Shaken Baby & Non Accidental Injury


Social Services have a duty to investigate and to take action to protect a child whenever an allegation of physical, emotional, or sexual harm is made. This also includes instances where Shaken Baby Syndrome or non-accidental injury are suspected.

The consequences for a parent accused of inflicting non-accidental injuries on their child are extremely serious and it is vital to seek legal advice at the earliest possible opportunity. Medical experts use three key injuries to conclude that child abuse has taken place however, these injuries can be caused by other incidents such as accidental trips and falls.”
Helen Bull, Partner

What is Shaken Baby Syndrome?

In the simplest terms, Shaken Baby Syndrome is a serious head injury that has been deliberately inflicted. Most commonly caused by a person forcefully shaking an infant or young child forcefully, this action causes the child’s brain to move back and forth inside their skull.

Shaken Baby Syndrome – now more commonly referred to as a non-accidental head injury (NAHI) – is mostly diagnosed when a child has sustained a serious head injury. Three key findings (known as the triad) may indicate that a child’s injury was sustained through being shaken. These injuries include:

  • Retinal bleeding (bleeding behind the eyes)
  • Hypoxaemic encephalopathy (swelling of the brain)
  • Subdural haemorrhage (bleeding on the brain)
  • Damage to the spine
  • Damage to the neck

As Shaken Baby Syndrome may not present any obvious external injuries (such as a head wound or bruising), it’s important for parents, care givers and medical professionals to look out for potential symptoms and indicators of SBS. These include:

  • Lethargy and drowsiness
  • Irritability
  • Breathing difficulties
  • Vomiting
  • Feeding issues
  • Abnormal or involuntary movements
  • Seizures

If a child is taken to hospital, their symptoms will be assessed and investigated. In cases where medical experts suspect abuse or identify symptoms that indicate an infant may have been deliberately and forcefully shaken, they will make an immediate referral to the local authority to inform them of the incident. When investigating the referral, other factors will also be considered by social services and medical professionals. These include whether the child or their siblings are subject to a child protection plan, the child’s medical history, the parent’s behaviour and whether there are any issues with abuse and addiction in the home.

The diagnosis of NAHI has resulted in parents and caregivers being jailed for grievous bodily harm, manslaughter and even murder. If you have been accused or you have any concerns relating to this, please contact us.

What is a non-accidental injury?

A non-accidental injury is a broad term, given to any injury that was deliberately inflicted. This can include:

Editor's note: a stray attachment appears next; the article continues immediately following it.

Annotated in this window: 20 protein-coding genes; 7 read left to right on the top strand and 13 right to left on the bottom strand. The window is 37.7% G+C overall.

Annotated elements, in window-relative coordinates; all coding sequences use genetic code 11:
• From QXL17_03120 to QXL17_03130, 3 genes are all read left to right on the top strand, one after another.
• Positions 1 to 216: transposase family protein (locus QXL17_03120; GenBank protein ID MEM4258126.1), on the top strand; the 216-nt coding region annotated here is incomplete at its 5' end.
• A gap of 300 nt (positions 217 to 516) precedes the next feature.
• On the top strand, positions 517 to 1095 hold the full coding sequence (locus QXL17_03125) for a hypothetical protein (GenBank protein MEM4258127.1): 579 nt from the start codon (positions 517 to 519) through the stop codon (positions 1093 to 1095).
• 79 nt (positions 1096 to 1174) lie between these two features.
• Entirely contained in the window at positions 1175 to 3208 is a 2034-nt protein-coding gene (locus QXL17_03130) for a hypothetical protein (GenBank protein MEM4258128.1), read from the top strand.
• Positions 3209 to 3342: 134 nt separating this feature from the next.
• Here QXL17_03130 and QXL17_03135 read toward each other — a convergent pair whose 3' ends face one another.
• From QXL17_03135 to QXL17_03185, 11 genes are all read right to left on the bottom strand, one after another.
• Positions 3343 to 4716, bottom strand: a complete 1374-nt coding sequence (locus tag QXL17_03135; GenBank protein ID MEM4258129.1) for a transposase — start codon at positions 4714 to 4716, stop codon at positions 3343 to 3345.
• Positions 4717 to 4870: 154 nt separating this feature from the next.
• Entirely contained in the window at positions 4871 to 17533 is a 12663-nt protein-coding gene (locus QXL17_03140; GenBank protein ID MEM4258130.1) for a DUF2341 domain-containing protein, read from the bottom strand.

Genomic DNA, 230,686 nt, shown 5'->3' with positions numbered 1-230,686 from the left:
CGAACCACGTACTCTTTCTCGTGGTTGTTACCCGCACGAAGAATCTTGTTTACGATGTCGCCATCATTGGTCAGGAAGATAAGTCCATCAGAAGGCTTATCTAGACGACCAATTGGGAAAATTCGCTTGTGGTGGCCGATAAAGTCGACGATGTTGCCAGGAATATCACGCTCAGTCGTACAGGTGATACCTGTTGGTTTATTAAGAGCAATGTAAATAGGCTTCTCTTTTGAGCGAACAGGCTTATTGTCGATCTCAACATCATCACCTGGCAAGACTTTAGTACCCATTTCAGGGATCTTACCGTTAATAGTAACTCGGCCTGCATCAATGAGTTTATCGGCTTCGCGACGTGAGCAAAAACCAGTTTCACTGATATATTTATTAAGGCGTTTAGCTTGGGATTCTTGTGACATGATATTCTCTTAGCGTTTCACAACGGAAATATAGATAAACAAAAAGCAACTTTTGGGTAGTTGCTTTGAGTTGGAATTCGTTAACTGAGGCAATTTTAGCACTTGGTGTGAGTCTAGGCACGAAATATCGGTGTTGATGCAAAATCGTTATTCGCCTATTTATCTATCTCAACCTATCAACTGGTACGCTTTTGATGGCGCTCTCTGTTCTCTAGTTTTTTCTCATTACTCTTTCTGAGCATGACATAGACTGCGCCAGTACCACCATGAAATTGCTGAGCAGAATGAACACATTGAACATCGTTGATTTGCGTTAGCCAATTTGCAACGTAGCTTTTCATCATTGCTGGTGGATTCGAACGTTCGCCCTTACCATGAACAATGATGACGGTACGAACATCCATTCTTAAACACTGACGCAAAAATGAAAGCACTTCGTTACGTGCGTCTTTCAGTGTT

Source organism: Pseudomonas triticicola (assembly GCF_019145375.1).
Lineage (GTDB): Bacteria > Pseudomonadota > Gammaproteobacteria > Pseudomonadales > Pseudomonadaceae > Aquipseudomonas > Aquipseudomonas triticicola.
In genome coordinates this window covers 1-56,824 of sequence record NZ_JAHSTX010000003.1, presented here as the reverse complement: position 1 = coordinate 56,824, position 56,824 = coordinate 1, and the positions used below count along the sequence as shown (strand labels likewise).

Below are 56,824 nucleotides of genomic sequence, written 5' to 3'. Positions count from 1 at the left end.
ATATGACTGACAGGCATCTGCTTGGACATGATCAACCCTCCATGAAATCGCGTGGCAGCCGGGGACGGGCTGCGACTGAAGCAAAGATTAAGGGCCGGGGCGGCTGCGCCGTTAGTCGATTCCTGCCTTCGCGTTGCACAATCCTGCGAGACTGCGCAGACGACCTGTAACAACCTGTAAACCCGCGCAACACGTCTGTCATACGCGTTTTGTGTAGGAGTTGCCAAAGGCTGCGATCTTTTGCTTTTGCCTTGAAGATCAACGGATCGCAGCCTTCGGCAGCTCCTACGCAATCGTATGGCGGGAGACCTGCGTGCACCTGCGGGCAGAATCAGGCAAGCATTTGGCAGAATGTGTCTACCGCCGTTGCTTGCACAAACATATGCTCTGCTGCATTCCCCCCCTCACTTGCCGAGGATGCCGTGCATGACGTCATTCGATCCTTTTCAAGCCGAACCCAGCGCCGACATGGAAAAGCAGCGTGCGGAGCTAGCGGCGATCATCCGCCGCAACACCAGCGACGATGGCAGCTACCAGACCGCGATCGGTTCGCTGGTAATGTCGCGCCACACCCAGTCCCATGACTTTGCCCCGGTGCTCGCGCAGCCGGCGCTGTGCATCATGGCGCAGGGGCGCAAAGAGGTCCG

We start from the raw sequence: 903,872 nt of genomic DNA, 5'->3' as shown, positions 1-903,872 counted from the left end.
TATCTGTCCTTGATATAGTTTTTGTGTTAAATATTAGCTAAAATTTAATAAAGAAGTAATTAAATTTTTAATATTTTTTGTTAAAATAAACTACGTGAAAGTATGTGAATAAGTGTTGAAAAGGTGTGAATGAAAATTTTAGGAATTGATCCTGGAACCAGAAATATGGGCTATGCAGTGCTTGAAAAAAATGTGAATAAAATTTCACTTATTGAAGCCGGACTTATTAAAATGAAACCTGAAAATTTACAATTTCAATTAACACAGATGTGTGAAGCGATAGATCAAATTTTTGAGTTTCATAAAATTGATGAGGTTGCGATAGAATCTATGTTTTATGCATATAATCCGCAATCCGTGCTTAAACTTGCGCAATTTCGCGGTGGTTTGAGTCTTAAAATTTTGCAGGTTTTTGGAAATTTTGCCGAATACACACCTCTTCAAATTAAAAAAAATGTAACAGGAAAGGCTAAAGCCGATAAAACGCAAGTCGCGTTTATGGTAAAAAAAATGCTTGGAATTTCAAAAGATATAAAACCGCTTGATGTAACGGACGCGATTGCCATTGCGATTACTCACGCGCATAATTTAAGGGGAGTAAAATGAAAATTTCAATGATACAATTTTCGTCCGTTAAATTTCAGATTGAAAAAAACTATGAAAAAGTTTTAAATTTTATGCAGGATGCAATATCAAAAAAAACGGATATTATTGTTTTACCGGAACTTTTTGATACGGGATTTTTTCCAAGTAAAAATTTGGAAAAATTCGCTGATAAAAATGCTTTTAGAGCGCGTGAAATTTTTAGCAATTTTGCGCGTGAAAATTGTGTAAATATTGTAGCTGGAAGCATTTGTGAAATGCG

• Non-accidental head injuries (NAHI)
  • Damage to the skin
  • Damage to the bones
  • Damage to the eyes
  • Damage to the genitals
  • Induced illnesses

If you’ve sought medical attention for an injury that cannot be explained satisfactorily, social services may become involved and care proceedings could be issued.

How can you help?

At Nash & Co Solicitors, our legal representatives specialise in acting on behalf of parents who have been accused of inflicting a non-accidental injury or causing Shaken Baby Syndrome. We have experienced Solicitor-Advocates* and members of the specialist Law Society Children’s Panel who can represent you and assist you through every step of the proceedings. We will consider with you whether applications should be made for independent medical experts to re-consider the medical evidence presented by the treating doctors and will aim to reunite your family.

* A Solicitor Advocate is, in basic terms, someone who is fully qualified as a solicitor but has gained the same rights as a barrister by obtaining an extra qualification.

What else do I need to know?

Whenever a child is presented for medical attention and non-accidental injury or Shaken Baby Syndrome is suspected, a referral will automatically be made to Social Services and usually to the Police. Social Services will also step in, and care proceedings are likely to be set in motion. In the first instance, Social Services will try to place your child with a relative (such as grandparents) but if this is not possible, or if arrangements are not adhered to, your child may be placed into foster care.

What should I do next?

If your child has suffered an injury which results in symptoms including drowsiness, fitting, difficulty feeding or breathing, vomiting and general irritability or you notice other changes that cause any concern; contact Helen Bull or one of her team. Helen’s email address is [email protected] or you can call her on 01752 827024.

We recognise that any injury will cause concern and that the circumstance surrounding some injuries may result in you having to answer questions that could have serious consequences; this is where we can help.